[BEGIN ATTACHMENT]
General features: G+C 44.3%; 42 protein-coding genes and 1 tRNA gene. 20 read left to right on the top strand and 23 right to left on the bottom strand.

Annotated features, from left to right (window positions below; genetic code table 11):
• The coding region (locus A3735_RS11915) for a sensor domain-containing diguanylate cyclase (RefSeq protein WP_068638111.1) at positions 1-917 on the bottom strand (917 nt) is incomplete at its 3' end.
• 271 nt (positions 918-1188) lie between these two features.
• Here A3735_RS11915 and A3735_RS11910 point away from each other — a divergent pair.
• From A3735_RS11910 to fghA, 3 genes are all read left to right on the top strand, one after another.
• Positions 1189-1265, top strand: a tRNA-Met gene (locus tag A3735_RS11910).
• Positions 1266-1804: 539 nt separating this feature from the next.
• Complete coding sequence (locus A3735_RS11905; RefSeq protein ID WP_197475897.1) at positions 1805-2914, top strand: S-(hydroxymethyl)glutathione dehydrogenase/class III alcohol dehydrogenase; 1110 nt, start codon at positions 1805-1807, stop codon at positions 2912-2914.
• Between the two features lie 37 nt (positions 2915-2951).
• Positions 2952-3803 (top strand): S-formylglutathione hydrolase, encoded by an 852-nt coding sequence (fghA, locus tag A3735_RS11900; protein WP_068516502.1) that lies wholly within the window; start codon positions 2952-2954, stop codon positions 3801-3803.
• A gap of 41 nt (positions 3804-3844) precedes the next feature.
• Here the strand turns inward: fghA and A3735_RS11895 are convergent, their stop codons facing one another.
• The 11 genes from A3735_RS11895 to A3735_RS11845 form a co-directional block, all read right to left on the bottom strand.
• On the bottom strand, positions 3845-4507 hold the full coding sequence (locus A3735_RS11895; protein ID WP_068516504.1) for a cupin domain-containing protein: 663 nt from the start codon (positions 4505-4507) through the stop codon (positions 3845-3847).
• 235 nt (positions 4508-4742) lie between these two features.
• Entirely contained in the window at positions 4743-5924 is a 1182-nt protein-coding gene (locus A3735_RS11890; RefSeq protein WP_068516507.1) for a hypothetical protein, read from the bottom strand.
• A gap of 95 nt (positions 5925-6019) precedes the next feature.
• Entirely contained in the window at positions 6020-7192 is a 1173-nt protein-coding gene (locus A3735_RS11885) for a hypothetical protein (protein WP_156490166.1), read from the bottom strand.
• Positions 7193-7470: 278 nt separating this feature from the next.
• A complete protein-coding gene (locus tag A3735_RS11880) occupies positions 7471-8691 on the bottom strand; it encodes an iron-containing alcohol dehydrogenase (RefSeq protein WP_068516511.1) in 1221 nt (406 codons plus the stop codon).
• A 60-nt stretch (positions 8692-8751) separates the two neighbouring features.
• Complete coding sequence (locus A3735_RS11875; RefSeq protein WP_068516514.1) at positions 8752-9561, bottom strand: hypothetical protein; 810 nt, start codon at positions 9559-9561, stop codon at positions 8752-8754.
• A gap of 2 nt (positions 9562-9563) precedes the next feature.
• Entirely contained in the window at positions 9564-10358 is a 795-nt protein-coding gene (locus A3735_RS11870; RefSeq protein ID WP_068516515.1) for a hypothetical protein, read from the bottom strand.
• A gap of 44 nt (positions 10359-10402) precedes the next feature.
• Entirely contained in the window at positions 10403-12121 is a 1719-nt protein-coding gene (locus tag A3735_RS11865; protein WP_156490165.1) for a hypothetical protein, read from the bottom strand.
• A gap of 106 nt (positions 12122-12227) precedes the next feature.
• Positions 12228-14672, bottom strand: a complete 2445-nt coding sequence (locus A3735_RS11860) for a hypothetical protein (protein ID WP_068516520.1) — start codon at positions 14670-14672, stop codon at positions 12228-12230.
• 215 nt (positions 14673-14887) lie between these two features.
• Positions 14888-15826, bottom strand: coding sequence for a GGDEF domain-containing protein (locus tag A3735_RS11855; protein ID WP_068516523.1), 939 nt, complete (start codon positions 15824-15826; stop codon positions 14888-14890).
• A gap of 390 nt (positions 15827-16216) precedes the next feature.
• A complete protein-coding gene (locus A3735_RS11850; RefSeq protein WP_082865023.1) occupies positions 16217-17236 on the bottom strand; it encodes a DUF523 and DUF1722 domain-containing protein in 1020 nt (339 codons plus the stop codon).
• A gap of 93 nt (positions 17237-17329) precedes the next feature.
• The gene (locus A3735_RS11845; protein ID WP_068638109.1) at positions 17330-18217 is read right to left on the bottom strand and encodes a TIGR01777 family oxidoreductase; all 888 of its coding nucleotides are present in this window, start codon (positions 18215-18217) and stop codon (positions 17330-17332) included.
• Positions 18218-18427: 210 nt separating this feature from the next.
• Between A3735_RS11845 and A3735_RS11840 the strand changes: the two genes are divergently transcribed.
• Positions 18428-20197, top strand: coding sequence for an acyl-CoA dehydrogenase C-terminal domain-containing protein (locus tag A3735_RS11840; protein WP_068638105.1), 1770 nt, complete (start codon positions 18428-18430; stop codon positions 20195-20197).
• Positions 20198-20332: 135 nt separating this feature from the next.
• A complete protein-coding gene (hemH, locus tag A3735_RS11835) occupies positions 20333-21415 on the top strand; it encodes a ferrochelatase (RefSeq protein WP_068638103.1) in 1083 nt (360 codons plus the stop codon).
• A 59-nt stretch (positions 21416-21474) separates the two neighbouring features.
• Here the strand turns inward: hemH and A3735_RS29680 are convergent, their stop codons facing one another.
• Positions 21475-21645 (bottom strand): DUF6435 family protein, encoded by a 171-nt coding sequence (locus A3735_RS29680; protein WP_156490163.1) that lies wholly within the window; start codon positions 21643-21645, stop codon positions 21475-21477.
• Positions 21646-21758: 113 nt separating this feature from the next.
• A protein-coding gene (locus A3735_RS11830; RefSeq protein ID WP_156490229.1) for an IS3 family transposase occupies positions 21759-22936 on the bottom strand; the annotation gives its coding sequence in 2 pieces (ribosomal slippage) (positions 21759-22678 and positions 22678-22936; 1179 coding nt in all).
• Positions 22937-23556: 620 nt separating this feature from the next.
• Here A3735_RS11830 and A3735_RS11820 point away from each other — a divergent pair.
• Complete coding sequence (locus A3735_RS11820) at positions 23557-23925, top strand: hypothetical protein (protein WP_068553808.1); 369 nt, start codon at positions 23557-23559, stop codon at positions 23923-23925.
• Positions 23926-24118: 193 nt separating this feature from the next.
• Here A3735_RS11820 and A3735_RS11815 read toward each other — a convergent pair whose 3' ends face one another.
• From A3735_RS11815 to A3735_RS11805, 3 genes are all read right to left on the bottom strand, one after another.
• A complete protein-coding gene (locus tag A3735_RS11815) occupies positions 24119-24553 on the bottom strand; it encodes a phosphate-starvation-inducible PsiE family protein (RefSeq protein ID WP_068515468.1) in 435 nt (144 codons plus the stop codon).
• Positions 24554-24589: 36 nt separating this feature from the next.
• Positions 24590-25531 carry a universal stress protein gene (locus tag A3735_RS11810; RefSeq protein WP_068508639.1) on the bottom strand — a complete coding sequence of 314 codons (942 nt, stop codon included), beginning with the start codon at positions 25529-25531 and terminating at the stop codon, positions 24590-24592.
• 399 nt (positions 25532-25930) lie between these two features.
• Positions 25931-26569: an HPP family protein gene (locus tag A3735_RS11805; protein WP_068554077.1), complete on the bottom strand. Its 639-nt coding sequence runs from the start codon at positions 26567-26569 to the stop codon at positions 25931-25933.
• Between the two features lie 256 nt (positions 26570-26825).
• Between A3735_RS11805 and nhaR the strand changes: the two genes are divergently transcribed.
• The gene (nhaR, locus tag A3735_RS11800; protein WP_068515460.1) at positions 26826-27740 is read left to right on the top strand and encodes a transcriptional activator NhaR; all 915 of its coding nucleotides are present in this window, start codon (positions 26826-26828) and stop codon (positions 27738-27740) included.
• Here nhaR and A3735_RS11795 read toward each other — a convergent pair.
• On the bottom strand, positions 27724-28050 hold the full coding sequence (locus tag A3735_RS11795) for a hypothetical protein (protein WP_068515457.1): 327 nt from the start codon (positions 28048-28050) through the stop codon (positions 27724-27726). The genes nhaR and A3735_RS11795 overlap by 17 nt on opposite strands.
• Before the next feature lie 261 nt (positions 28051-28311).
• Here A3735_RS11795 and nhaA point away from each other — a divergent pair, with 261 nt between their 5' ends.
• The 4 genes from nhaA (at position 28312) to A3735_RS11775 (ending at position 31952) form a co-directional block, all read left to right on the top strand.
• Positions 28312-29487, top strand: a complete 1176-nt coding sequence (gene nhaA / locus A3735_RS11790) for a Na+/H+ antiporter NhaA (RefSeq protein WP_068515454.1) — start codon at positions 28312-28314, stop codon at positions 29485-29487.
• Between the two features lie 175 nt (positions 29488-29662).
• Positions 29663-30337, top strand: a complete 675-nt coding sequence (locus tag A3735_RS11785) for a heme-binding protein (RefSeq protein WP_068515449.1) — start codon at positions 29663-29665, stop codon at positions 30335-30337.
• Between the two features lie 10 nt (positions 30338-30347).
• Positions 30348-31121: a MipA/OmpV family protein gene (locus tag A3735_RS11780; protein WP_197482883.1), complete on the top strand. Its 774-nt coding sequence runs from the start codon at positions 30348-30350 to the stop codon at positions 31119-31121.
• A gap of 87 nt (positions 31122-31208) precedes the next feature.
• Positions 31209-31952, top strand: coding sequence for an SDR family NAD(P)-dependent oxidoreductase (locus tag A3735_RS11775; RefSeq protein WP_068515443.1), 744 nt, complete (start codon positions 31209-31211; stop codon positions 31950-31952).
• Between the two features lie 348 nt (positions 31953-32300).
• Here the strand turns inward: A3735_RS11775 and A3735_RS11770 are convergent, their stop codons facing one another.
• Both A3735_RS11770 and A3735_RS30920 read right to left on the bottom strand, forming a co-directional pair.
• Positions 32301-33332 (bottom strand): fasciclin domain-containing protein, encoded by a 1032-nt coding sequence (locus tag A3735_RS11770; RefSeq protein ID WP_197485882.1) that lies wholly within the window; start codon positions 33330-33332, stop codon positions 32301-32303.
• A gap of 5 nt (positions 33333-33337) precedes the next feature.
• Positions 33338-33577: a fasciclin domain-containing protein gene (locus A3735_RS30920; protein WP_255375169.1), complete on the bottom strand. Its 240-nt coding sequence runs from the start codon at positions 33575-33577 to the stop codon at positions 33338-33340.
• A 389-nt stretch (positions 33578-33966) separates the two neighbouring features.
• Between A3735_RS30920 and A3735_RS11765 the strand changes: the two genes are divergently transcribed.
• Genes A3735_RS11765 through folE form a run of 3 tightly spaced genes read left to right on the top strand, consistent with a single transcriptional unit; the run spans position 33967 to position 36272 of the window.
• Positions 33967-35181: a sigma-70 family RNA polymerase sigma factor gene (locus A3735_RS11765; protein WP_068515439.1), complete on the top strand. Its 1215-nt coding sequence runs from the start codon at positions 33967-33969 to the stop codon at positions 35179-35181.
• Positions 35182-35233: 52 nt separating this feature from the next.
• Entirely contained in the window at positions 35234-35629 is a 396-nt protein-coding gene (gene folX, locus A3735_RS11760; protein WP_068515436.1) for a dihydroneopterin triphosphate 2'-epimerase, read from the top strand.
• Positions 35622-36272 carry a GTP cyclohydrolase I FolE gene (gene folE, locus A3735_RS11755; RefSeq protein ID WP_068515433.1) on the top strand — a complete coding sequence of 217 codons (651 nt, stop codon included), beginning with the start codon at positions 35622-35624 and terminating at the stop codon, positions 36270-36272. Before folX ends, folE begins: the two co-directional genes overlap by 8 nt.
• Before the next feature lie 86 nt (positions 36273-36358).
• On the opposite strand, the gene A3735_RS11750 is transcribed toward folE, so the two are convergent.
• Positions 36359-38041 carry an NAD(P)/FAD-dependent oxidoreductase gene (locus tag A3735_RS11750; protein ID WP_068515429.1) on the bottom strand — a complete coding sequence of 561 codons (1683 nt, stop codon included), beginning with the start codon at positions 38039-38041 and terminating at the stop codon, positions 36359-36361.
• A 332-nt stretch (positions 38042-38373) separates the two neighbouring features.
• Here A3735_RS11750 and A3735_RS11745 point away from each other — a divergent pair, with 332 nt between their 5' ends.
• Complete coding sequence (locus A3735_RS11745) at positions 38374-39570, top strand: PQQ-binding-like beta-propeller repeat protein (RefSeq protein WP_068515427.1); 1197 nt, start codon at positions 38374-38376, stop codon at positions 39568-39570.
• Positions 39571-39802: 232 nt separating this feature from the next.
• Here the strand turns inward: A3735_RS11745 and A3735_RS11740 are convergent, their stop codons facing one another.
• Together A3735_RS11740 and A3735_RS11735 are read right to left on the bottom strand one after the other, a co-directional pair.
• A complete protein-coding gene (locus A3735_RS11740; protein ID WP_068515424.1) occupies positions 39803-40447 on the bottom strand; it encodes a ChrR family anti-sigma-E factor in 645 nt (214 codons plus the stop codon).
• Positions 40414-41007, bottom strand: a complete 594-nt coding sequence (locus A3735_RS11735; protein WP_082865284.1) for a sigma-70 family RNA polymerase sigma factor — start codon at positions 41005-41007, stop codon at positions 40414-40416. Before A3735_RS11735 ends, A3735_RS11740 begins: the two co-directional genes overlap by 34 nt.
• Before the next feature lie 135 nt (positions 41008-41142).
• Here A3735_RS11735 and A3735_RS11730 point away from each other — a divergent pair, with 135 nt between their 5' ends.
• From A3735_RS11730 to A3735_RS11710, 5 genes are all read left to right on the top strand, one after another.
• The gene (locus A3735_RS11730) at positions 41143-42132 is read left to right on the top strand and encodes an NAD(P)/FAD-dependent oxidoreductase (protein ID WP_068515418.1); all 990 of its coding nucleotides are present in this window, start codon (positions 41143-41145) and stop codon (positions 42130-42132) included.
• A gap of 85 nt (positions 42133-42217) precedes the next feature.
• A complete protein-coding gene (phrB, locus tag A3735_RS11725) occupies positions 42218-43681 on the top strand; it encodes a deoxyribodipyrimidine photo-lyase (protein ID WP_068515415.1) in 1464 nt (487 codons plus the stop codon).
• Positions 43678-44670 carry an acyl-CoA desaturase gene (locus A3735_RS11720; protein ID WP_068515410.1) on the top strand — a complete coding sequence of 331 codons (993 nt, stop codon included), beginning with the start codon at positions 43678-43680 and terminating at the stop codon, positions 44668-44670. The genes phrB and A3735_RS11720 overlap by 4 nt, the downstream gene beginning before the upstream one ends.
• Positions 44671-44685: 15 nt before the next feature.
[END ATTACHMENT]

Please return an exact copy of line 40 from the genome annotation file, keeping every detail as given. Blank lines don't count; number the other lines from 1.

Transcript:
• A complete protein-coding gene (hemH, locus tag A3735_RS11835) occupies positions 20333-21415 on the top strand; it encodes a ferrochelatase (RefSeq protein WP_068638103.1) in 1083 nt (360 codons plus the stop codon).